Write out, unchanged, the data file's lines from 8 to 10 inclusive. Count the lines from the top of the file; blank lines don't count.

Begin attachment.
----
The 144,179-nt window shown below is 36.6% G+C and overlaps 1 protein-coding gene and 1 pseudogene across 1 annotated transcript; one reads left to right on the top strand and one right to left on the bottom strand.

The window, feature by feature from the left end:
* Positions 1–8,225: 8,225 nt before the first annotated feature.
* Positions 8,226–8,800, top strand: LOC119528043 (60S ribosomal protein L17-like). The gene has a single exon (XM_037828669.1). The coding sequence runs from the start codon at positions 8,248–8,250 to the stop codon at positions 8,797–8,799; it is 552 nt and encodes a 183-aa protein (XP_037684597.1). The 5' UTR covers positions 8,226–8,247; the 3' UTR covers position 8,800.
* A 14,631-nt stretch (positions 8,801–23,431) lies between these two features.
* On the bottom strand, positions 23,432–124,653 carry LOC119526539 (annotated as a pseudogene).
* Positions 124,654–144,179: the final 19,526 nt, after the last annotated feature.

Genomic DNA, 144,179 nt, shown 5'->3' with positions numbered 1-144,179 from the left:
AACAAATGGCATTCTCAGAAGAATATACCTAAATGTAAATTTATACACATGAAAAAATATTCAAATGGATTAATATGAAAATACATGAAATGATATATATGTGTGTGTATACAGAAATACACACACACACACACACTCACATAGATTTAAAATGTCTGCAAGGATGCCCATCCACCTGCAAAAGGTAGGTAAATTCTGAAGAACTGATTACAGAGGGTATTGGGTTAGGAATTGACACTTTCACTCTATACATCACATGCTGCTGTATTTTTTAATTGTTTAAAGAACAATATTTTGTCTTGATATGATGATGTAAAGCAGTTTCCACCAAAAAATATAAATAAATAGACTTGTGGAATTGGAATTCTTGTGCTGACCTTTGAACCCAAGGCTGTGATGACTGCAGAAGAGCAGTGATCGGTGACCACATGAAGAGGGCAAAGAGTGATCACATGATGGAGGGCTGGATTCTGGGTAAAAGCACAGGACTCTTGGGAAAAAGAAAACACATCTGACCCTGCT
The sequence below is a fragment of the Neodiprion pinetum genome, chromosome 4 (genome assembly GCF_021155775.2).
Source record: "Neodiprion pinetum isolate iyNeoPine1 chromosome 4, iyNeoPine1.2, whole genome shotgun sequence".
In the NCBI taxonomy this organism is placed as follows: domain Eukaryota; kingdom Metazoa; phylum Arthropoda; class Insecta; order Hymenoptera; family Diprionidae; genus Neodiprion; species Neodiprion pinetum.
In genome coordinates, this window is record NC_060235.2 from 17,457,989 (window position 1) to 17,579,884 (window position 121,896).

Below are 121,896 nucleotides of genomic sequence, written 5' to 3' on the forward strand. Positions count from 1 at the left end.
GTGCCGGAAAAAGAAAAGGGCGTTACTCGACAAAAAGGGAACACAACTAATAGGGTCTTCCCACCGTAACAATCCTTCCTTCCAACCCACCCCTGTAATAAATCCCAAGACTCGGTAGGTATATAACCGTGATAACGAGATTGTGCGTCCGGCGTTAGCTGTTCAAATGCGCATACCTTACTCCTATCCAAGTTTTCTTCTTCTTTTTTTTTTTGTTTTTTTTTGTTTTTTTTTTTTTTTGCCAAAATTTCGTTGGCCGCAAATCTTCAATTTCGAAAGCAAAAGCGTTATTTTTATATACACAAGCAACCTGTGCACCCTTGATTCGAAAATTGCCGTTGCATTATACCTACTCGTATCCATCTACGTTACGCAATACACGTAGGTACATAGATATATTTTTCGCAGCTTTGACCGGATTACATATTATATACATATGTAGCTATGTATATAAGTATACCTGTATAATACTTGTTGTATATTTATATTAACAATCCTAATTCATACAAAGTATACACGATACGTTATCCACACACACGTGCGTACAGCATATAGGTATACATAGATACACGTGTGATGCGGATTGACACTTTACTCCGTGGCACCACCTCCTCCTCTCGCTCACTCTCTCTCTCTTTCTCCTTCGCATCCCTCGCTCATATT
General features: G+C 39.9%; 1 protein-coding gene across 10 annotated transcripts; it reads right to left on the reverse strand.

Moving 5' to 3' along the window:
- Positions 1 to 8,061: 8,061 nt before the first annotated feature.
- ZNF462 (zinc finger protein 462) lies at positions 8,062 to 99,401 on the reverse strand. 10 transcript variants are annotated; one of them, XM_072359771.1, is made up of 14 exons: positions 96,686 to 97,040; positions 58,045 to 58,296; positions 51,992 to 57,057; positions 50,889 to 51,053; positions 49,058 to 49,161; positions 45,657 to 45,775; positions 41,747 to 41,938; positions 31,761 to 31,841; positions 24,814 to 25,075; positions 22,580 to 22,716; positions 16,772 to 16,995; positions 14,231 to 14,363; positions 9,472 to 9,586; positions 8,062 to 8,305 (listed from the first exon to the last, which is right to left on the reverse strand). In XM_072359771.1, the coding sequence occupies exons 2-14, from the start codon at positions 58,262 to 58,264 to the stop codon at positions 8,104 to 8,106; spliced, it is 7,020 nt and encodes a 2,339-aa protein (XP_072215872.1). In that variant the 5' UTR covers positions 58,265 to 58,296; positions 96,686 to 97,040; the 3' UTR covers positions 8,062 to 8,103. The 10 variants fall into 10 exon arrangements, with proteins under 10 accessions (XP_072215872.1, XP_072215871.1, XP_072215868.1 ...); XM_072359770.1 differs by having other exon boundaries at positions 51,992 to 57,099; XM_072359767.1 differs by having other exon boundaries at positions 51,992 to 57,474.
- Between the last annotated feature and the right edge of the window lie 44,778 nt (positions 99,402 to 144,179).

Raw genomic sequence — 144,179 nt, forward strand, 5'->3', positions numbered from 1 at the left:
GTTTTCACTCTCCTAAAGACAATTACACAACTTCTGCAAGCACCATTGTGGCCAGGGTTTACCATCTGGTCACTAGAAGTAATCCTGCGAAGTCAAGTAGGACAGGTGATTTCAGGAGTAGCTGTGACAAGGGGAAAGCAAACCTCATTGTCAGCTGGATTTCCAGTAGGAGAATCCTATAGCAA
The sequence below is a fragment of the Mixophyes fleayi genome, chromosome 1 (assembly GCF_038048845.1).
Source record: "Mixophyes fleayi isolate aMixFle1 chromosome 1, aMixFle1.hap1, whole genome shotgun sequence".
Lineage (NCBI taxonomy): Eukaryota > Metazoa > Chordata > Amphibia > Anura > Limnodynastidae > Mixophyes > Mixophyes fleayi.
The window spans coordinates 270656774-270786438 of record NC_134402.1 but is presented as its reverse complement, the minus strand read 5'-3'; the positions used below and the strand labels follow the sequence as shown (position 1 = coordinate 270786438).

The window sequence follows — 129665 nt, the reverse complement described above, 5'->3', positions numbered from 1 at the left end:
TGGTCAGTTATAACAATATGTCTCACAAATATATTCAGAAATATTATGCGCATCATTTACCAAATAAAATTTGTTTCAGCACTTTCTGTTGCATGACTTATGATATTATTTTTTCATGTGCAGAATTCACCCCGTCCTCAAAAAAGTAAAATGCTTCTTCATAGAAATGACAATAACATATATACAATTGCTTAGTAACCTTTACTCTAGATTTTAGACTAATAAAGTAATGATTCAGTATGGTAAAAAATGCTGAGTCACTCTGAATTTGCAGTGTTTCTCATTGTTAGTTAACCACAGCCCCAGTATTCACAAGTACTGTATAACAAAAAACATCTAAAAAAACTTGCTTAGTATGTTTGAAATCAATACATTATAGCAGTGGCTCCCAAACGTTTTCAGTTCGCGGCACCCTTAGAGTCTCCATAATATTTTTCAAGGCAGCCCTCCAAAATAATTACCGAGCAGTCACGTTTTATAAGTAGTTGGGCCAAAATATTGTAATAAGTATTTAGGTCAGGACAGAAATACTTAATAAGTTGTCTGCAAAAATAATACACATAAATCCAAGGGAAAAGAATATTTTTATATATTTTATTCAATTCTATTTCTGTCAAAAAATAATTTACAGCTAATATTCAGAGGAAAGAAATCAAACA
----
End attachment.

Genomic DNA, 144,179 nt, shown 5'->3' with positions numbered 1-144,179 from the left:
AACAAATGGCATTCTCAGAAGAATATACCTAAATGTAAATTTATACACATGAAAAAATATTCAAATGGATTAATATGAAAATACATGAAATGATATATATGTGTGTGTATACAGAAATACACACACACACACACACTCACATAGATTTAAAATGTCTGCAAGGATGCCCATCCACCTGCAAAAGGTAGGTAAATTCTGAAGAACTGATTACAGAGGGTATTGGGTTAGGAATTGACACTTTCACTCTATACATCACATGCTGCTGTATTTTTTAATTGTTTAAAGAACAATATTTTGTCTTGATATGATGATGTAAAGCAGTTTCCACCAAAAAATATAAATAAATAGACTTGTGGAATTGGAATTCTTGTGCTGACCTTTGAACCCAAGGCTGTGATGACTGCAGAAGAGCAGTGATCGGTGACCACATGAAGAGGGCAAAGAGTGATCACATGATGGAGGGCTGGATTCTGGGTAAAAGCACAGGACTCTTGGGAAAAAGAAAACACATCTGACCCTGCT
The sequence below is a fragment of the Neodiprion pinetum genome, chromosome 4 (genome assembly GCF_021155775.2).